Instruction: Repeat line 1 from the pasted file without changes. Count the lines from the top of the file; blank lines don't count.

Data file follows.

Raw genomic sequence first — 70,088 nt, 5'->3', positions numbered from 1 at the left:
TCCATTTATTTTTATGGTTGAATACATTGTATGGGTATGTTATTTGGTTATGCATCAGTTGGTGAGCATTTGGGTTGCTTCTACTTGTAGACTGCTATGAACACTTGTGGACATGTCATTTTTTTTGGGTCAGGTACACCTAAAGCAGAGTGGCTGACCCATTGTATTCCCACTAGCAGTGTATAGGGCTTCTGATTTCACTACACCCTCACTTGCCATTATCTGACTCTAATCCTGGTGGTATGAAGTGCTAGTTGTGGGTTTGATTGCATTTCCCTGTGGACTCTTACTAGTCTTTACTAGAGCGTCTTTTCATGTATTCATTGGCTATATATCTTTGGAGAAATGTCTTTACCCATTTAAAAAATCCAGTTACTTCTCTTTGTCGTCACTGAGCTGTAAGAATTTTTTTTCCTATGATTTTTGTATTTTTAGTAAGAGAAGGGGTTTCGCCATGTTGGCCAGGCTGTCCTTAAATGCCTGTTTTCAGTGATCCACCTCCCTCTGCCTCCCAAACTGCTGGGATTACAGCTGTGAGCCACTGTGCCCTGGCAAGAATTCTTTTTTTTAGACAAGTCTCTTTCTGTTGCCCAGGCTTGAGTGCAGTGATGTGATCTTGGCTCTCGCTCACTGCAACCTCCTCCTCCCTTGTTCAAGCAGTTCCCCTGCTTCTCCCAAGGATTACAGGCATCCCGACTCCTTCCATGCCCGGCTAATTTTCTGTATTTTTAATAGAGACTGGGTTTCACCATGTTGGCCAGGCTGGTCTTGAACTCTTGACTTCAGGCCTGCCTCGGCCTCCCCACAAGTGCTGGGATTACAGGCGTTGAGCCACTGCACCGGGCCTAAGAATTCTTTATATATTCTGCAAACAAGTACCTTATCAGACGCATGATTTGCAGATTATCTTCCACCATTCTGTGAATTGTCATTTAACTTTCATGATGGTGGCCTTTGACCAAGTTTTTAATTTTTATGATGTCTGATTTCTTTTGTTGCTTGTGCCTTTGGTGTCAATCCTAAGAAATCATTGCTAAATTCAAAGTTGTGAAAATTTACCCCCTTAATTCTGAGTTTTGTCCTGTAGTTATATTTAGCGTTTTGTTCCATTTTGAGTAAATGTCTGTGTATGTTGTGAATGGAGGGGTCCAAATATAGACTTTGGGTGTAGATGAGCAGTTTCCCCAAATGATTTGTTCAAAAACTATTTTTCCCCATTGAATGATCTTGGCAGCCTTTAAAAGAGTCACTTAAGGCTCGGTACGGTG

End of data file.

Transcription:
Raw genomic sequence first — 70,088 nt, 5'->3', positions numbered from 1 at the left: